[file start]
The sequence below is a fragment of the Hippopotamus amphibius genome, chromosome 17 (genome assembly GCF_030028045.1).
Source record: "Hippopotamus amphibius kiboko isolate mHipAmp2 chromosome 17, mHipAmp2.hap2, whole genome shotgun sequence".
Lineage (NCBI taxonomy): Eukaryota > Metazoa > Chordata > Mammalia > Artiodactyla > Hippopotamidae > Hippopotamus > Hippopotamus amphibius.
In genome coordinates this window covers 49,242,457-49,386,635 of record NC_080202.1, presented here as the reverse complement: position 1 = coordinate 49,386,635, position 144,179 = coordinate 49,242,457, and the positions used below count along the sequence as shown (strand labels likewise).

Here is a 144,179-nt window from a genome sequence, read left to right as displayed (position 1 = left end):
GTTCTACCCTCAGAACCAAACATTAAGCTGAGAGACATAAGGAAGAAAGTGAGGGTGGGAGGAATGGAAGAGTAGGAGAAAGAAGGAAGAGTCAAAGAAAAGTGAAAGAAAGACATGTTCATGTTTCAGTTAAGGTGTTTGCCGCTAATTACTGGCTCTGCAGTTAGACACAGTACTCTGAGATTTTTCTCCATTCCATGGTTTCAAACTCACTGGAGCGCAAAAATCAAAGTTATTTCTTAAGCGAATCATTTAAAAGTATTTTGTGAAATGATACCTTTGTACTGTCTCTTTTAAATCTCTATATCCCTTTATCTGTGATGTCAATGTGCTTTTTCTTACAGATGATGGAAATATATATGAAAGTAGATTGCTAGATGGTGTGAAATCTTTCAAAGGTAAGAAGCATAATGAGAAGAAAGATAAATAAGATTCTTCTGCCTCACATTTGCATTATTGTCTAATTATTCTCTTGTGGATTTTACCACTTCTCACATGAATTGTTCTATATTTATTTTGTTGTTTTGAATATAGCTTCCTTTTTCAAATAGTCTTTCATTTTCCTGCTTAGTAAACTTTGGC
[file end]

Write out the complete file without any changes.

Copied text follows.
The sequence below is a fragment of the Hippopotamus amphibius genome, chromosome 17 (genome assembly GCF_030028045.1).
Source record: "Hippopotamus amphibius kiboko isolate mHipAmp2 chromosome 17, mHipAmp2.hap2, whole genome shotgun sequence".
Lineage (NCBI taxonomy): Eukaryota > Metazoa > Chordata > Mammalia > Artiodactyla > Hippopotamidae > Hippopotamus > Hippopotamus amphibius.
In genome coordinates this window covers 49,242,457-49,386,635 of record NC_080202.1, presented here as the reverse complement: position 1 = coordinate 49,386,635, position 144,179 = coordinate 49,242,457, and the positions used below count along the sequence as shown (strand labels likewise).

Here is a 144,179-nt window from a genome sequence, read left to right as displayed (position 1 = left end):
GTTCTACCCTCAGAACCAAACATTAAGCTGAGAGACATAAGGAAGAAAGTGAGGGTGGGAGGAATGGAAGAGTAGGAGAAAGAAGGAAGAGTCAAAGAAAAGTGAAAGAAAGACATGTTCATGTTTCAGTTAAGGTGTTTGCCGCTAATTACTGGCTCTGCAGTTAGACACAGTACTCTGAGATTTTTCTCCATTCCATGGTTTCAAACTCACTGGAGCGCAAAAATCAAAGTTATTTCTTAAGCGAATCATTTAAAAGTATTTTGTGAAATGATACCTTTGTACTGTCTCTTTTAAATCTCTATATCCCTTTATCTGTGATGTCAATGTGCTTTTTCTTACAGATGATGGAAATATATATGAAAGTAGATTGCTAGATGGTGTGAAATCTTTCAAAGGTAAGAAGCATAATGAGAAGAAAGATAAATAAGATTCTTCTGCCTCACATTTGCATTATTGTCTAATTATTCTCTTGTGGATTTTACCACTTCTCACATGAATTGTTCTATATTTATTTTGTTGTTTTGAATATAGCTTCCTTTTTCAAATAGTCTTTCATTTTCCTGCTTAGTAAACTTTGGC